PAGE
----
Key Constitutional Grants 
of Powers to Congress

Article I, Section. 8. 

The Congress shall have Power To lay and collect Taxes, Duties, Imposts and Excises, to pay the Debts and provide for the common Defence and general Welfare of the United States; but all Duties, Imposts and Excises shall be uniform throughout the United States; 

To borrow Money on the credit of the United States; 

 To regulate Commerce with foreign Nations, and among the several States, and with the Indian Tribes; 

 To establish an uniform Rule of Naturalization, and uniform Laws on the subject of Bankruptcies throughout the United States; 

 To coin Money, regulate the Value thereof, and of foreign Coin, and fix the Standard of Weights and Measures; 

 To provide for the Punishment of counterfeiting the Securities and current Coin of the United States; 

 To establish Post Offices and post Roads; 

 To promote the Progress of Science and useful Arts, by securing for limited Times to Authors and Inventors the exclusive Right to their respective Writings and Discoveries;

 To constitute Tribunals inferior to the supreme Court; 

 To define and punish Piracies and Felonies committed on the high Seas, and Offences against the Law of Nations; 

 To declare War, grant Letters of Marque and Reprisal, and make Rules concerning Captures on Land and Water; 

 To raise and support Armies, but no Appropriation of Money to that Use shall be for a longer Term than two Years; 

 To provide and maintain a Navy; 

 To make Rules for the Government and Regulation of the land and naval Forces; 

 To provide for calling forth the Militia to execute the Laws of the Union, suppress Insurrections and repel Invasions; 

 To provide for organizing, arming, and disciplining, the Militia, and for governing such Part of them as may be employed in the Service of the United States, reserving to the States respectively, the Appointment of the Officers, and the Authority of training the Militia according to the discipline prescribed by Congress; 

 To exercise exclusive Legislation in all Cases whatsoever, over such District (not exceeding ten Miles square) as may, by Cession of particular States, and the Acceptance of Congress, become the Seat of the Government of the United States, and to exercise like Authority over all Places purchased by the Consent of the Legislature of the State in which the Same shall be, for  the Erection of Forts, Magazines, Arsenals, dock-Yards, and other needful Buildings;--And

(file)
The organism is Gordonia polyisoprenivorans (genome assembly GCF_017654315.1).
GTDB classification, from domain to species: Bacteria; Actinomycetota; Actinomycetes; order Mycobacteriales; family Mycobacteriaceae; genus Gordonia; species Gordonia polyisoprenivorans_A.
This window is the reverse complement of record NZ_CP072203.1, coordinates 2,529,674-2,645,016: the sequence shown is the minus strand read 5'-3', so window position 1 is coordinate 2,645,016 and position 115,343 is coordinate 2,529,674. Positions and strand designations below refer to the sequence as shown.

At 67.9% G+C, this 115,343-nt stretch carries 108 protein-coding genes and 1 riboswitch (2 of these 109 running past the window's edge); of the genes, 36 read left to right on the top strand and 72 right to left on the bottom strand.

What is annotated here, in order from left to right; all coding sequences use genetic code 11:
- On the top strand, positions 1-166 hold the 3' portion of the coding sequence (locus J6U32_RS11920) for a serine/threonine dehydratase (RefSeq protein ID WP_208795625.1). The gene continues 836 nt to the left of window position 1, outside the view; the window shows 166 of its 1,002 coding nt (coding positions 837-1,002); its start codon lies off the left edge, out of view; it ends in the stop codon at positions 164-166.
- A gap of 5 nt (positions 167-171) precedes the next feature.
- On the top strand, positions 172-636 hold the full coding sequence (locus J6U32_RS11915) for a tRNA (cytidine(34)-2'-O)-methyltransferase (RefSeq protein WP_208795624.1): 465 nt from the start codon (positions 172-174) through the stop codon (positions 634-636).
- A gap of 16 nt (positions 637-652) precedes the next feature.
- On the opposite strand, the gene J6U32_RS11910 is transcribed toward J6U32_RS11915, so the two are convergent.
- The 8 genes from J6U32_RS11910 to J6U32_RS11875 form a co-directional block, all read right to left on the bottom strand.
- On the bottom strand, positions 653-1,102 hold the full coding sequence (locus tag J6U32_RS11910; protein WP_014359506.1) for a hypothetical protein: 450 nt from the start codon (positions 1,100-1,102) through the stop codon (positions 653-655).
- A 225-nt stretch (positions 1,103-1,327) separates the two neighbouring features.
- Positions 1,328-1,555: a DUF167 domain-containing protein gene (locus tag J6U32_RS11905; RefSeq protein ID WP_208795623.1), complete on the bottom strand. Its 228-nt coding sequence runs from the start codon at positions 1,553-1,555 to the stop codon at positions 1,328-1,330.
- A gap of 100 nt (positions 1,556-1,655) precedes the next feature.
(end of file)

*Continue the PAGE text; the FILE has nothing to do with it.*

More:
To make all Laws which shall be necessary and proper for carrying into Execution the foregoing Powers, and all other Powers vested by this Constitution in the Government of the United States, or in any Department or Officer thereof. 



1.  In South Dakota vs Dole, is it clear that South Dakota's lower drinking age jeopardized federal interests in the national highway program?  If so, how substantially?
2.  Could Congress condition the receiving of federal dollars to fight crime on a state's having enacted the death penalty?  How--if at all--would such a condition differ from the condition upheld in South Dakota vs Dole?
3.  What result in South Dakota vs Dole if South Dakota stood to lose all federal highway money if it didn't raise its drinking age?  What if it stood to lose 30%?
4.  Does the Court's ruling in the Affordable Care Act case suggest the Court will be closely scrutinizing large federal grant programs in the future?  Note that SEVEN justices agreed that withholding federal funds from states that failed to expand their Medicaid coverage was outside of Congress's Spending Clause power.

 Exploring Constitutional Law